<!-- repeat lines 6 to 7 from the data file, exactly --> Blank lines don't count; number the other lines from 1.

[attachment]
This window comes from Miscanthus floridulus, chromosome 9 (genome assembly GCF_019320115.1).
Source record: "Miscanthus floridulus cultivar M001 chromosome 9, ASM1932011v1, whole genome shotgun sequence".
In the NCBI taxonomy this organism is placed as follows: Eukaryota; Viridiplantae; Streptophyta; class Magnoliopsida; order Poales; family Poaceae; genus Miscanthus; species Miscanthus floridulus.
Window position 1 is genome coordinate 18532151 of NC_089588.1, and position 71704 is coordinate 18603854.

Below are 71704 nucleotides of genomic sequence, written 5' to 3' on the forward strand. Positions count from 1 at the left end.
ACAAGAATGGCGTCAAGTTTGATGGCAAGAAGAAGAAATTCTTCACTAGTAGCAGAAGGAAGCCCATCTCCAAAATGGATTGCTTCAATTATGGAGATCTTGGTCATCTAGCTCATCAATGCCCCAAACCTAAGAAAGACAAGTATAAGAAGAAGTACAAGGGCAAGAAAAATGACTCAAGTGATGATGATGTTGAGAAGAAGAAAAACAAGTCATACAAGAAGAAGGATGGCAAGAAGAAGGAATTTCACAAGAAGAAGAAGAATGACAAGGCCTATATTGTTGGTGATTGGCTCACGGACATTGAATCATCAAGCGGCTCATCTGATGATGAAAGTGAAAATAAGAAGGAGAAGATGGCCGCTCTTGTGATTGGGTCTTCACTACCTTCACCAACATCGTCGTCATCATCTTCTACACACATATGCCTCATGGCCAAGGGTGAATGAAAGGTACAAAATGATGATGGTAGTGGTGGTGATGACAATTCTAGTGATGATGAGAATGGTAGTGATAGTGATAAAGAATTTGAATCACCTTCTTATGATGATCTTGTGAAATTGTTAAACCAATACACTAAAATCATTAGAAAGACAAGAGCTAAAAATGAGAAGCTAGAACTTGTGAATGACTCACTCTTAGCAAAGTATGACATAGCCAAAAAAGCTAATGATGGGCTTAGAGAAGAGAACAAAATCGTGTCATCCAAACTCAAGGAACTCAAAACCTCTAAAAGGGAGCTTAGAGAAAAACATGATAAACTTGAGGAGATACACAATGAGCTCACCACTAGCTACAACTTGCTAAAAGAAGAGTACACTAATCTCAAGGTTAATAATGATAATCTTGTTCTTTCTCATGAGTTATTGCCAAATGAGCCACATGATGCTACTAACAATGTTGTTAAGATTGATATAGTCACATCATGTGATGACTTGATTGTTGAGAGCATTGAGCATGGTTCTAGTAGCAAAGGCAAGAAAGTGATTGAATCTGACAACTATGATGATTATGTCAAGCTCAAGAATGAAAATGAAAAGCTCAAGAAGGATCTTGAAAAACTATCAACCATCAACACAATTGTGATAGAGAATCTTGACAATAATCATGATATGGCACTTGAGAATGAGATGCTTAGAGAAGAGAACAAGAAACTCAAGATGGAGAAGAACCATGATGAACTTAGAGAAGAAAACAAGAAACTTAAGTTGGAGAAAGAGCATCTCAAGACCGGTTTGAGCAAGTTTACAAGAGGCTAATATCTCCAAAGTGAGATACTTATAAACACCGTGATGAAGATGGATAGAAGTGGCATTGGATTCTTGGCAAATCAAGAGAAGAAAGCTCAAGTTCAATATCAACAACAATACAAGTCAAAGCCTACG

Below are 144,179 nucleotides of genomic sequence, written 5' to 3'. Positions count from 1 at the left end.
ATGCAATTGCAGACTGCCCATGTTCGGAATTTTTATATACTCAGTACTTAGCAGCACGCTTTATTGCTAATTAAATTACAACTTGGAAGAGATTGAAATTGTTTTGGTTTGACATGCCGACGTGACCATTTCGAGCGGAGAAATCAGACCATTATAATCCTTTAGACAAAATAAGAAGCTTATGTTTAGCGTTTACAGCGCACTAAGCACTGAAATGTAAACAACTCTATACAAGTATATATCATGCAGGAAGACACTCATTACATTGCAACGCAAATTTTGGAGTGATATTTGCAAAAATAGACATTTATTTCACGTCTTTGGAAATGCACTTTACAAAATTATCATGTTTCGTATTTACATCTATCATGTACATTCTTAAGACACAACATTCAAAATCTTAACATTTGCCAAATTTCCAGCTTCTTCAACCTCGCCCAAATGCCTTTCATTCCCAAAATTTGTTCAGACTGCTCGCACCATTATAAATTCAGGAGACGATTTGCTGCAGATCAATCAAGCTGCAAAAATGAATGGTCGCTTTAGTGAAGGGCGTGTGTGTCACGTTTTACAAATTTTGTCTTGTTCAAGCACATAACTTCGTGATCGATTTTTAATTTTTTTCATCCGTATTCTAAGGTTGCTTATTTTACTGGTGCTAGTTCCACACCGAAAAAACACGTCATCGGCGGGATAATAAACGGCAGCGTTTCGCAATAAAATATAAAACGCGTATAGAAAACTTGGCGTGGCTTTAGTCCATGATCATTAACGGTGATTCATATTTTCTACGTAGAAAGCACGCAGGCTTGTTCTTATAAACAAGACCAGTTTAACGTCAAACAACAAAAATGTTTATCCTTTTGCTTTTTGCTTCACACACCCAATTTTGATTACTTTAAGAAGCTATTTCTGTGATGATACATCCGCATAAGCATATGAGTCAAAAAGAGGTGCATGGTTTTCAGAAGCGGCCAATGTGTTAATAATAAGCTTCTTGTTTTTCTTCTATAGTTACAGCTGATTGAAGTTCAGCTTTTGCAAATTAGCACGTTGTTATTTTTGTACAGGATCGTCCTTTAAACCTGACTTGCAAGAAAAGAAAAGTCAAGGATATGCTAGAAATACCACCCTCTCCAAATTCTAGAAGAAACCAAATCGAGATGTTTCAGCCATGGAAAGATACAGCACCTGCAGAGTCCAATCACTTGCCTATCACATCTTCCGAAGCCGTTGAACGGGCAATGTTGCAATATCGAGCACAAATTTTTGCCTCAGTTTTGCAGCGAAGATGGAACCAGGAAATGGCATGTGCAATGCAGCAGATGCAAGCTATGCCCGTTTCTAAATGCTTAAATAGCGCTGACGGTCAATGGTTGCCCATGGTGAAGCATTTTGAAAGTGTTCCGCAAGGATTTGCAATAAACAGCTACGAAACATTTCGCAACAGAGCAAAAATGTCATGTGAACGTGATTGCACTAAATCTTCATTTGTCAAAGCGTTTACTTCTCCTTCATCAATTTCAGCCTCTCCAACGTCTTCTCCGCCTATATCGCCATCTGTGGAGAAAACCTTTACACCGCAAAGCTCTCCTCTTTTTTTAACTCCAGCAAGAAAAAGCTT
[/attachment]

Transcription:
ACAAGAATGGCGTCAAGTTTGATGGCAAGAAGAAGAAATTCTTCACTAGTAGCAGAAGGAAGCCCATCTCCAAAATGGATTGCTTCAATTATGGAGATCTTGGTCATCTAGCTCATCAATGCCCCAAACCTAAGAAAGACAAGTATAAGAAGAAGTACAAGGGCAAGAAAAATGACTCAAGTGATGATGATGTTGAGAAGAAGAAAAACAAGTCATACAAGAAGAAGGATGGCAAGAAGAAGGAATTTCACAAGAAGAAGAAGAATGACAAGGCCTATATTGTTGGTGATTGGCTCACGGACATTGAATCATCAAGCGGCTCATCTGATGATGAAAGTGAAAATAAGAAGGAGAAGATGGCCGCTCTTGTGATTGGGTCTTCACTACCTTCACCAACATCGTCGTCATCATCTTCTACACACATATGCCTCATGGCCAAGGGTGAATGAAAGGTACAAAATGATGATGGTAGTGGTGGTGATGACAATTCTAGTGATGATGAGAATGGTAGTGATAGTGATAAAGAATTTGAATCACCTTCTTATGATGATCTTGTGAAATTGTTAAACCAATACACTAAAATCATTAGAAAGACAAGAGCTAAAAATGAGAAGCTAGAACTTGTGAATGACTCACTCTTAGCAAAGTATGACATAGCCAAAAAAGCTAATGATGGGCTTAGAGAAGAGAACAAAATCGTGTCATCCAAACTCAAGGAACTCAAAACCTCTAAAAGGGAGCTTAGAGAAAAACATGATAAACTTGAGGAGATACACAATGAGCTCACCACTAGCTACAACTTGCTAAAAGAAGAGTACACTAATCTCAAGGTTAATAATGATAATCTTGTTCTTTCTCATGAGTTATTGCCAAATGAGCCACATGATGCTACTAACAATGTTGTTAAGATTGATATAGTCACATCATGTGATGACTTGATTGTTGAGAGCATTGAGCATGGTTCTAGTAGCAAAGGCAAGAAAGTGATTGAATCTGACAACTATGATGATTATGTCAAGCTCAAGAATGAAAATGAAAAGCTCAAGAAGGATCTTGAAAAACTATCAACCATCAACACAATTGTGATAGAGAATCTTGACAATAATCATGATATGGCACTTGAGAATGAGATGCTTAGAGAAGAGAACAAGAAACTCAAGATGGAGAAGAACCATGATGAACTTAGAGAAGAAAACAAGAAACTTAAGTTGGAGAAAGAGCATCTCAAGACCGGTTTGAGCAAGTTTACAAGAGGCTAATATCTCCAAAGTGAGATACTTATAAACACCGTGATGAAGATGGATAGAAGTGGCATTGGATTCTTGGCAAATCAAGAGAAGAAAGCTCAAGTTCAATATCAACAACAATACAAGTCAAAGCCTACG

Below are 144,179 nucleotides of genomic sequence, written 5' to 3'. Positions count from 1 at the left end.